Mark Zilberman. Two Axioms of European Classical Music and Maximum Number of Polytonalities in Music


Music / Other / Music Theory

Submitted on: Jan 13, 2024, 13:57:14

Description: Article formulates two axioms of European classical music ‚EúEvery musical piece should be within 24 tonalities, specifically 12 major and 12 minor tonalities, with some temporary slight variations allowed‚EĚ and "Every musical piece should be written so that all instruments play in the same tonality at any given moment." These axioms stayed unchallenged until the approximately end of 19th century. First axiom was challenged by impressionists‚Eô composers Claude Debussy, Maurice Ravel and other at the end of 19 century and later in the first half of 20 century by atonal, twelve-tone and other kinds of musical systems created by Arnold Schoenberg, Alban Berg, Anton Webern and other. The second axiom was challenged by creation of polytonal music. One of the early examples of polytonality can be found in the ballet of Igor Stravinsky "The Rite of Spring" (1913), where different instruments play in different keys simultaneously. Another influential figure in the development of polytonality was the French composer Charles Ives. The use of polytonal technique raised the theoretical question of how rich a contemporary composer's palette can be when the single-tonality axiom is set aside. In other words, what is the theoretical maximum number of tonalities that a composer can explore within a polytonality approach? Simple calculations show that total palette of polytonal music contains 24*23*22*21*‚E¶*1=24! (twenty-four factorial) or 620,448,401,733,239,439,360,000 of theoretically available combinations of tonalities. While obviously most of these combinations will result in cacophony, some tonal combinations have the potential to yield fresh and pleasant impressions that have not been explored in the past. If we consider the complete list of 9 modes per note, we obtain 12 notes * 9 modes = 108 base tonalities/modes. Correspondingly in that case use of polytonalities produces 108! (108 factorial) combinations of tonalities/modes. This number appears as the theoretical u...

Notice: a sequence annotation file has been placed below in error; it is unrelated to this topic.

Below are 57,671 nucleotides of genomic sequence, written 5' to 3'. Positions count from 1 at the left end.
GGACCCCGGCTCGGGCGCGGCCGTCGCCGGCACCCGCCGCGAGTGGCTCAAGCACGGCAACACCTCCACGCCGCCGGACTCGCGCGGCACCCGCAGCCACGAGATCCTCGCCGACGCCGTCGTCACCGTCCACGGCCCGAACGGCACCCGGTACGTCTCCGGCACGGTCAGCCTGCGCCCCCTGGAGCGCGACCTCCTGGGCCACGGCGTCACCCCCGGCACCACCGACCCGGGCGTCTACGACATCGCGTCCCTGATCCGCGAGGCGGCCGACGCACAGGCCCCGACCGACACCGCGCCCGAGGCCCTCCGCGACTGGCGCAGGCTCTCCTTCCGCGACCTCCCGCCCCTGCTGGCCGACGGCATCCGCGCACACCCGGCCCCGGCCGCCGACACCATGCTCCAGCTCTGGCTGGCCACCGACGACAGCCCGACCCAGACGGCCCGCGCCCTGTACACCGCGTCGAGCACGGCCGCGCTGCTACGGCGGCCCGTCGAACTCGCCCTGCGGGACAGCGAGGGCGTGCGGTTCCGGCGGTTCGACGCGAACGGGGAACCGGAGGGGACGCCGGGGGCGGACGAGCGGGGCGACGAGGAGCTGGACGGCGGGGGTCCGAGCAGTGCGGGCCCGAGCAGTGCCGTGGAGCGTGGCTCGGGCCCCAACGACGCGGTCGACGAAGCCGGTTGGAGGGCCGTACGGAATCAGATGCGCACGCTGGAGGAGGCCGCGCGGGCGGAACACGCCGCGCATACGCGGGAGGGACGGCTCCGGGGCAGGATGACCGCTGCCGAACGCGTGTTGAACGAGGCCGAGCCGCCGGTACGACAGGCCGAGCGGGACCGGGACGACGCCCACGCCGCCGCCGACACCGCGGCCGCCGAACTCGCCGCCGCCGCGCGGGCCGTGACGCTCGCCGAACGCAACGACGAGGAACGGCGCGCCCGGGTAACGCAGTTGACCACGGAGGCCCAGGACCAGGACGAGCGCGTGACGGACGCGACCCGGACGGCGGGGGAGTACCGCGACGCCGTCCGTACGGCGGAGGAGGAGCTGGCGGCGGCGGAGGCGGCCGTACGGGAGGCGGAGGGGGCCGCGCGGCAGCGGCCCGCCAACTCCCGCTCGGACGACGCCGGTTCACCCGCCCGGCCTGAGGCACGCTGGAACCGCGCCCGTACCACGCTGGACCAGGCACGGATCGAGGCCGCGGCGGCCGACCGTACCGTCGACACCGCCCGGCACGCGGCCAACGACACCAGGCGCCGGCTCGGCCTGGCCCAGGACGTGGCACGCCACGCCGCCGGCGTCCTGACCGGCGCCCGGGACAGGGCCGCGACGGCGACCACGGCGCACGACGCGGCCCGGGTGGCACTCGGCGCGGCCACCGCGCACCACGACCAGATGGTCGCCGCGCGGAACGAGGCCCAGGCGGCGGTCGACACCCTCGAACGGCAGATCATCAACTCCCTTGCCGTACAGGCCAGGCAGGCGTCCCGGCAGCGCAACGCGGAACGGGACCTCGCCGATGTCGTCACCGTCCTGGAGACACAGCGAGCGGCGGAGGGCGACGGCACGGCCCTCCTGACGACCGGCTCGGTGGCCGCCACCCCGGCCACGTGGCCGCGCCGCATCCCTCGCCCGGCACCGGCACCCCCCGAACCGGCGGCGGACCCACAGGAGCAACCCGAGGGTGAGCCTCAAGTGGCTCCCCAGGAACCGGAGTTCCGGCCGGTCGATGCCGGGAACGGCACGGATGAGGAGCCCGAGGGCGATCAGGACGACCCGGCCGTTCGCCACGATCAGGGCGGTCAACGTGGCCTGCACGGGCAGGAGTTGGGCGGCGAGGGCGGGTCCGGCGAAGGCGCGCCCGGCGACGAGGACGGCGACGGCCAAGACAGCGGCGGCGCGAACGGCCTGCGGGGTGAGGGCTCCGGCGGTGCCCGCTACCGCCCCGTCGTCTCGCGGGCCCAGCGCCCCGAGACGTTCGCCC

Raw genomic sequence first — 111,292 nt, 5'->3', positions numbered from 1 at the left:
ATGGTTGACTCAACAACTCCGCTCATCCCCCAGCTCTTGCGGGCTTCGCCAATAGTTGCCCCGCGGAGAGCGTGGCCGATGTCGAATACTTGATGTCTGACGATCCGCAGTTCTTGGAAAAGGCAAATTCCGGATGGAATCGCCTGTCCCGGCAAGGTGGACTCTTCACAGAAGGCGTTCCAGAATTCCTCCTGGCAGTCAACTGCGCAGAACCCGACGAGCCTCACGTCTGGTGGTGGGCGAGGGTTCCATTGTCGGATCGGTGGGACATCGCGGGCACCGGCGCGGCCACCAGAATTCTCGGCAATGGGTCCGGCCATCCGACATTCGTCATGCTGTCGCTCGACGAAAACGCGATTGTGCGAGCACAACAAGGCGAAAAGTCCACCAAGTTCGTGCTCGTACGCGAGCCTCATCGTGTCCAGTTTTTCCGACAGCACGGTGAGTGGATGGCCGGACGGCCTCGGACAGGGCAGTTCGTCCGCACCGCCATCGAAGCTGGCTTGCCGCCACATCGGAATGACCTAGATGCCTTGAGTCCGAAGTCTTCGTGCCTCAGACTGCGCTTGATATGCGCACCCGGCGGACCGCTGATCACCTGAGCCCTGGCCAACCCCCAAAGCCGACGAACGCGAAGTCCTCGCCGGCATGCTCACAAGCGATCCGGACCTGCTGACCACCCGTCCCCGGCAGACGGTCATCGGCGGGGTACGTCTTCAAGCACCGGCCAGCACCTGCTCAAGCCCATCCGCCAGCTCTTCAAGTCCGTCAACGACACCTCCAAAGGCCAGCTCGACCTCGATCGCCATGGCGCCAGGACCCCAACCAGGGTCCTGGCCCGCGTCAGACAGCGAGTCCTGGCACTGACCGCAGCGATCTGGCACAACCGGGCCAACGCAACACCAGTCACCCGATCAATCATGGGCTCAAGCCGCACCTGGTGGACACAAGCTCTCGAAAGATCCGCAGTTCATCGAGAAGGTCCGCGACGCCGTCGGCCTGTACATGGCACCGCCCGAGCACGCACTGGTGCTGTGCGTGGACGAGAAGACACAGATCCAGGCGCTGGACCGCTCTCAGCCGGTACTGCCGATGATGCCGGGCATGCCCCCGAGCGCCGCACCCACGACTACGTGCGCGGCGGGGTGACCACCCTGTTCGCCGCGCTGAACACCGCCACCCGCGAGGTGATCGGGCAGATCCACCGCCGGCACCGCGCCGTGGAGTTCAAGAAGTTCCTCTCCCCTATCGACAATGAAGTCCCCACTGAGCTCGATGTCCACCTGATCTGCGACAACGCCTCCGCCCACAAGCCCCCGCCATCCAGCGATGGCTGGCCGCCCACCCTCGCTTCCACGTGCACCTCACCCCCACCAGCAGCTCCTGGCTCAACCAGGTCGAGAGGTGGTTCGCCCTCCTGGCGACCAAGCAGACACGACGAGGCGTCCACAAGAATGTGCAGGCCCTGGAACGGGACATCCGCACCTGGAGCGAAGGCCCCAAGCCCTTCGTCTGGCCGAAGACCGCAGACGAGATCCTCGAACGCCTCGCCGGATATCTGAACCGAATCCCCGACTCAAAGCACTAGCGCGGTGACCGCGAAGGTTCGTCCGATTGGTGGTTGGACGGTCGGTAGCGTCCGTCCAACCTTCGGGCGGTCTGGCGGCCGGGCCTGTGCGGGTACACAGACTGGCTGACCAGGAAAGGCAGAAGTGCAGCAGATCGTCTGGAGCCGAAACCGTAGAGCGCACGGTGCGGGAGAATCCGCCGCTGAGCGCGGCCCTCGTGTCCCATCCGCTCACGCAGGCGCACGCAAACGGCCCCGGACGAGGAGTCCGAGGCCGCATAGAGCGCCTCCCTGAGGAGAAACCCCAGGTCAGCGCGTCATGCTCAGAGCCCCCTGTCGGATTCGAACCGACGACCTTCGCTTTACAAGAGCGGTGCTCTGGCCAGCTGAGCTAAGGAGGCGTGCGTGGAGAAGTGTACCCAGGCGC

The Library of Congress (USA) reference page : http://lccn.loc.gov/cn2013300046.

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Maximum number of polytonalities in music.pdf



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